A question arising from the COVID-19 crisis is whether the merits of cases for climate policies have been affected. This article focuses on carbon pricing, in the form of either carbon taxes or emissions trading. It discusses the extent to which relative costs and benefits of introducing carbon pricing may have changed in the context of COVID-19, during both the crisis and the recovery period to follow. In several ways, the case for introducing a carbon price is stronger during the COVID-19 crisis than under normal conditions. Oil costs are lower than normal, so we would expect less harm to consumers compared to normal conditions. Governments have immediate need for diversified new revenue streams in light of both decreased tax receipts and greater use of social safety nets. Finally, supply and demand shocks have led to already destabilized supply-side activities, and carbon pricing would allow this destabilization to equilibrate around greener production for the long-term. The strengthening of the case for introducing carbon pricing now is highly relevant to discussions about recovery measures, especially in the context of policy announcements from the European Union and United States House of Representatives.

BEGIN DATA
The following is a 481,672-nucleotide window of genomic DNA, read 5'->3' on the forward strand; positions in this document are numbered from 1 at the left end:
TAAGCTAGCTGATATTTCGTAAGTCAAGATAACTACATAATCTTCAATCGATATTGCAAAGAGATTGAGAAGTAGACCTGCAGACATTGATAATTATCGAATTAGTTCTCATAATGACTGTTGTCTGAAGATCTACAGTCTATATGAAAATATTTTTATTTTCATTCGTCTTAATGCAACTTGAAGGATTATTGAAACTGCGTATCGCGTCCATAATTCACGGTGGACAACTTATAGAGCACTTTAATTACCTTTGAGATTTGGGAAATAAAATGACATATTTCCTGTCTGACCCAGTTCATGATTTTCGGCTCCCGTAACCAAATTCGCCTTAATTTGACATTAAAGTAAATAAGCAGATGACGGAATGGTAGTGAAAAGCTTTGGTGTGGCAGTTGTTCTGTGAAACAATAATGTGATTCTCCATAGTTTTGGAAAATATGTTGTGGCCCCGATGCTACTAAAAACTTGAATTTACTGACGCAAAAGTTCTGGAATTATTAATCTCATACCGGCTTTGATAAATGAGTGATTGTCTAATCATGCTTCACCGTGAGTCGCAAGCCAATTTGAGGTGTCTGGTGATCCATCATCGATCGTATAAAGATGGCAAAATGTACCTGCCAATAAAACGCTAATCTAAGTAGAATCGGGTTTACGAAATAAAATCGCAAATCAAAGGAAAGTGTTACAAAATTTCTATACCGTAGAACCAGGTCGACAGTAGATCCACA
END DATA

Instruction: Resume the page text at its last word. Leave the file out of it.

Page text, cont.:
Key policy insights
Persistently low oil prices mean that consumers will face lower pain from carbon pricing than under normal conditions.
Many consumers are more price-sensitive during the COVID-19 context, which suggests that a greater relative burden from carbon prices would fall upon producers as opposed to consumers than under normal conditions.
Carbon prices in the COVID-19 context can introduce new revenue streams, assisting with fiscal holes or with other green priorities.
Carbon pricing would contribute to a more sustainable COVID-19 recovery period, since many of the costs of revamping supply chains are already being felt while idled labour capacity can be incorporated into firms with lower carbon-intensity.
Thanks for comments and discussion from Mark Budolfson, Ewan Kingston, Maddalena Ferranna, Ulrike Kornek, Helen Mintz, Peter Singer and Rob Socolow. Thanks also to the editors and two anonymous reviewers.
No potential conflict of interest was reported by the author(s).